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Published July 7, 2015: Washington Square Press
This book was received in part of the BookSparks Summer Reading Challenge. This did not affect the review.
From the acclaimed author of Forever, Interrupted and After I Do comes a breathtaking new novel about a young woman whose fate hinges on the choice she makes after bumping into an old flame; in alternating chapters, we see two possible scenarios unfold—with stunningly different results.
At the age of twenty-nine, Hannah Martin still has no idea what she wants to do with her life. She has lived in six different cities and held countless meaningless jobs since graduating college. On the heels of leaving yet another city, Hannah moves back to her hometown of Los Angeles and takes up residence in her best friend Gabby’s guestroom. Shortly after getting back to town, Hannah goes out to a bar one night with Gabby and meets up with her high school boyfriend, Ethan.
Just after midnight, Gabby asks Hannah if she’s ready to go. A moment later, Ethan offers to give her a ride later if she wants to stay. Hannah hesitates. What happens if she leaves with Gabby? What happens if she leaves with Ethan?
In concurrent storylines, Hannah lives out the effects of each decision. Quickly, these parallel universes develop into radically different stories with large-scale consequences for Hannah, as well as the people around her. As the two alternate realities run their course, Maybe in Another Life raises questions about fate and true love: Is anything meant to be? How much in our life is determined by chance? And perhaps, most compellingly: Is there such a thing as a soul mate?
Hannah believes there is. And, in both worlds, she believes she’s found him.
Do you believe in infinite possibilities? Do you believe in soul mates? Do you believe in fate? Hannah does! And so do I. MAYBE IN ANOTHER LIFE by Taylor Jenkins Reid follows Hannah as she lives out two different lives, divided by a spit second decision made at the stroke of midnight. In each reality she believes she’s found the person she is meant to be, the life she is meant to lead, and the man she is supposed to lead her life with. Reid has you rooting for a reality: crying, laughing, cursing, swooning. And I wouldn’t have it any other way.
So much lovely writing. So. Much. Stunning. Writing.
The reason I like this book (and to honest, didn’t have expectations for it) was the same POV for different perspectives. What if I went home with him and had the best hotdog in my life? What if I got hit by a car and met my other soul mate? In the novel Mud Vein by Tarryn Fisher, there’s this quote about people having a million soul mates and having the chance to run into them and all the what ifs. MAYBE IN ANOTHER LIFE, I believe, really explores that concept. And it was dynamic and fireworks and slow love and fast love. Two loves—two utterly different loves spun out of a split decision.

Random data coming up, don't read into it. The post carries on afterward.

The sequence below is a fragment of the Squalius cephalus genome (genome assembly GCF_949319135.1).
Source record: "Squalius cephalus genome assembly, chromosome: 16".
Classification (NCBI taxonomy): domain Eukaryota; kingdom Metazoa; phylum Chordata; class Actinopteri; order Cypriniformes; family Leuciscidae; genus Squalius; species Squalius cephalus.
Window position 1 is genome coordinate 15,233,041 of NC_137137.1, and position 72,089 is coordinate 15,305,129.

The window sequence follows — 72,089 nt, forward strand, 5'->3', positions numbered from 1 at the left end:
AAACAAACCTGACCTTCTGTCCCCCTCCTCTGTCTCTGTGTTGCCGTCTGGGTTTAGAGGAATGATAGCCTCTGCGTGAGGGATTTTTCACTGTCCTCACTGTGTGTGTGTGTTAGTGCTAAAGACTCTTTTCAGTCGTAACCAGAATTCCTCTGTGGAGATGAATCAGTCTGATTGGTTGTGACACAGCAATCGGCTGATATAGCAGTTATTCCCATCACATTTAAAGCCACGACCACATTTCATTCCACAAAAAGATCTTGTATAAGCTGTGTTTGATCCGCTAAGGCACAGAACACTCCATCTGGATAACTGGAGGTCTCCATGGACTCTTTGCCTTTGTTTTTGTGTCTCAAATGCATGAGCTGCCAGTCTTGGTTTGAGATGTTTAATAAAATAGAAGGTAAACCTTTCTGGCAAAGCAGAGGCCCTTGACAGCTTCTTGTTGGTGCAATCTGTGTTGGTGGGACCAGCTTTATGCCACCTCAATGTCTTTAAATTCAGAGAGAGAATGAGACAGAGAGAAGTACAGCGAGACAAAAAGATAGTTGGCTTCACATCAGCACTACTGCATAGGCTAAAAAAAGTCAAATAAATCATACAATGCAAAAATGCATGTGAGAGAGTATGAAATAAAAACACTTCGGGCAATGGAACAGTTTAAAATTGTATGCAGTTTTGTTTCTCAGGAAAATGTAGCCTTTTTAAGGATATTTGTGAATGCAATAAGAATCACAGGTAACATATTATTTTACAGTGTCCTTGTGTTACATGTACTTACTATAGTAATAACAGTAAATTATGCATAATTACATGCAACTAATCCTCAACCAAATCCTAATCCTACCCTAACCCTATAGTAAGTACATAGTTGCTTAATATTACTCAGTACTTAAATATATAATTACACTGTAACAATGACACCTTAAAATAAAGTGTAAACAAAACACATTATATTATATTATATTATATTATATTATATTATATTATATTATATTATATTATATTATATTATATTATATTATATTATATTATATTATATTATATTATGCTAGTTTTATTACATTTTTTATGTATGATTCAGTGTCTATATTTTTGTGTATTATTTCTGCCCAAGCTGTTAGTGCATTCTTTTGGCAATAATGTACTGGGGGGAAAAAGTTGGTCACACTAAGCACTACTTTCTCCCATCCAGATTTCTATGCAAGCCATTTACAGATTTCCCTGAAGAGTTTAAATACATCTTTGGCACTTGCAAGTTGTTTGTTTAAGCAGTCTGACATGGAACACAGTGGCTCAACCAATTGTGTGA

And how in the world did the author- in such a short amount of time actually being commenced in the book- make me feel like I know them all so incredibly well? My hat is off to you, ma’am. Seriously.
The two great loves are Ethan and Henry. The ex-love from high school and the nurse who helped her after her accident. Readers can’t help but to root for them both, their separate stories and the outcomes they hope to elicit from the romance. Want to know the best part of this book though. And (SURPRISE!) it’s not the love. Although it really is fantastic. It’s the self-discovery. The ultra-femin-ity where the female realizes she needs no one but herself, some good friends and the sun above her to be happy. Goodness I love gender equality. Especially in books.
Reid hit the nail on this head with this novel. Love and loss. Forgiving and forgetting. Equality and limits. Wanting and needing. Breathing and learning what it means to actually live and have a gorgeous life. Hurt and healing.
This book screams summer. Nothing is super heavy, but there are major issues to solve. But the real reason? MAYBE IN ANOTHER LIFE screams new hope and renewal. To me that’s what summer is, even more than spring. It’s about going back over your wounds and making yourself better (maybe it’s softer and kinder, or gaining the ability to be yourself) for the new year. Readers will fall in love with the stories in this book just as much as a I have.